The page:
Slater & Gordon Limited shares climb 13%: Is it time to buy?

Credit: Patrick McKnight

The ALL ORDINARIES (Index: ^AXAO) (ASX: XAO) index has barely moved today but the same cannot be said for one of its constituents, Slater & Gordon Limited (ASX: SGH). Its shares have risen nearly 13%. They’re fetching 31 cents at the time of writing, up from Friday’s closing price of 27.5 cents.

Indeed, today marks the first official day that the embattled law firm is trading outside of the benchmark S&P/ASX 200 (Index: ^AXJO) (ASX: XJO). It was recently demoted from the index as a result of the Standard & Poor’s Dow Jones quarterly review following a woeful performance from the group over the previous 12 months or so.

The once high-flying legal eagle has certainly had no shortage of headwinds during that time whereby everything started going downhill shortly after the group’s $1.2 billion acquisition of Quindell’s Professional Services division in the United Kingdom.

The company has since been the subject of a major investigation into its accounting practices (in Australia); it was forced to write-down the majority of the Quindell acquisition due in large part to proposed changes to personal injury laws in the UK, and the competency of its management team has also been called into question.

To make matters worse, the company is now drowning in debt. It will have a meeting with its banking syndicate in the very near future to propose a plan to repay that debt but if the banks don’t agree, or if any amendments that are required by the banks are not implemented by 30 April, Slater & Gordon could be forced to repay the entire amount by 31 March, 2017.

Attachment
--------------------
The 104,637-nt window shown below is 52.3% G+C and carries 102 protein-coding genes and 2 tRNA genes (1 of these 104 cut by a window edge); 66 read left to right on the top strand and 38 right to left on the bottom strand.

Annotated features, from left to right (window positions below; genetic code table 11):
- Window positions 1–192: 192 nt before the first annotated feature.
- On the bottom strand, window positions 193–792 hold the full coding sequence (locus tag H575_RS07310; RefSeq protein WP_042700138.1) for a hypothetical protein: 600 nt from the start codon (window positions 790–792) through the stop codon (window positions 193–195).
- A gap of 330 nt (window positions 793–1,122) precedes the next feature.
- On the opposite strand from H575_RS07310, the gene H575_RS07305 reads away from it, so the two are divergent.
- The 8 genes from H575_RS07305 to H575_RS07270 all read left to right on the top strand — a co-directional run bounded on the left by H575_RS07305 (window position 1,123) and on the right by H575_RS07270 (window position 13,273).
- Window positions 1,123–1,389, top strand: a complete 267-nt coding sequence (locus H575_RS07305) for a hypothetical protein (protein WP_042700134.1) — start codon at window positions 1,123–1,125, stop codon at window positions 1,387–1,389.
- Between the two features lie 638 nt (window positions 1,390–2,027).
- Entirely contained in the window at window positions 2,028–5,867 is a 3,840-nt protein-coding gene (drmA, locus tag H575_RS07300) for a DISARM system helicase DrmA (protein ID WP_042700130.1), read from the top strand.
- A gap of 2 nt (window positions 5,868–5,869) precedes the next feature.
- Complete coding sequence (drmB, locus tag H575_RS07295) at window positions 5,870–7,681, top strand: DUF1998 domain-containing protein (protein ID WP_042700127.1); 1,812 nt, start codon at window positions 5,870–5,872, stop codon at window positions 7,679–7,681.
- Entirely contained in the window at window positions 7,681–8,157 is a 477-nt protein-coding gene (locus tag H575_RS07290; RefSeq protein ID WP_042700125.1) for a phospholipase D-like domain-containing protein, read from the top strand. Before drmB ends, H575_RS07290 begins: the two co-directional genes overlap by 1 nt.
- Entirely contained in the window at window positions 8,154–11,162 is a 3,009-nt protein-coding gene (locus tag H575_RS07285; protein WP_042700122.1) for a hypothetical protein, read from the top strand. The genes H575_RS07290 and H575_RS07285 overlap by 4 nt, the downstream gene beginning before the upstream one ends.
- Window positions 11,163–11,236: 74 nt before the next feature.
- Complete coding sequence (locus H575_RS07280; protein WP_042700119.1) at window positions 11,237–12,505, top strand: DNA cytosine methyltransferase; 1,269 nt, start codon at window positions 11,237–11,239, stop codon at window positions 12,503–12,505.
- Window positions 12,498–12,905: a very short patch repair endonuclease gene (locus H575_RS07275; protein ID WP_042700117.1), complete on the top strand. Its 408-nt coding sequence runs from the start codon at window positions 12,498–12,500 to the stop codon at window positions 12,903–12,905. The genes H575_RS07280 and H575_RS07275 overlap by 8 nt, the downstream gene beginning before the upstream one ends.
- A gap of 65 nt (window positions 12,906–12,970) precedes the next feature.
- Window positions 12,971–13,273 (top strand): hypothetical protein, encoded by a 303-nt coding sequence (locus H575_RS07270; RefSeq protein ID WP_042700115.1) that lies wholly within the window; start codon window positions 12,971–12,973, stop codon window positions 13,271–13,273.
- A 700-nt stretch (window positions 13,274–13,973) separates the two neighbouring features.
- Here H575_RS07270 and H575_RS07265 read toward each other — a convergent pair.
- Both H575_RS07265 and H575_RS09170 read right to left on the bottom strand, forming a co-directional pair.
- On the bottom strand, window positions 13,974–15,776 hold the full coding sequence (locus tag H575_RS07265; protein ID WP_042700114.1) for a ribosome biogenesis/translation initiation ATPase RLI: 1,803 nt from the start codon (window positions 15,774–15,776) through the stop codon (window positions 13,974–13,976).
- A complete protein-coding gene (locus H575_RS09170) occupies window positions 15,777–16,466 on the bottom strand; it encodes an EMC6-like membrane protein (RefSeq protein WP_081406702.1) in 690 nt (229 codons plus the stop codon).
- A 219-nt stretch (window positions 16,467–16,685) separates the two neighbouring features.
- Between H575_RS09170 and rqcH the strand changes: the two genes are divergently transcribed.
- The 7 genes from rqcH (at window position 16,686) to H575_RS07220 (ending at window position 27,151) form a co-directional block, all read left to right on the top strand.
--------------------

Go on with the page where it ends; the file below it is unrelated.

Needless to say, that is a huge risk facing the business — particularly given its weak cash flows from operations.

Although Slater & Gordon’s share price is up 12.7% today, the shares are still sitting more than 96% below their highs from roughly 12 months ago. Investors shouldn’t read too much into today’s gains at it is likely based on the hope from some investors of a potential rebound. Instead, Foolish investors should pay more attention to the enormous risks facing the business which I believe are far too great to warrant an investment.

Remember, just because a stock has fallen 96% doesn’t mean it can’t, or won’t, fall any further.

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Motley Fool contributor Ryan Newman has no position in any stocks mentioned. Unless otherwise noted, the author does not have a position in any stocks mentioned by the author in the comments below. The Motley Fool Australia has no position in any of the stocks mentioned. We Fools may not all hold the same opinions, but we all believe that considering a diverse range of insights makes us better investors. The Motley Fool has a disclosure policy. This article contains general investment advice only (under AFSL 400691). Authorised by Bruce Jackson.

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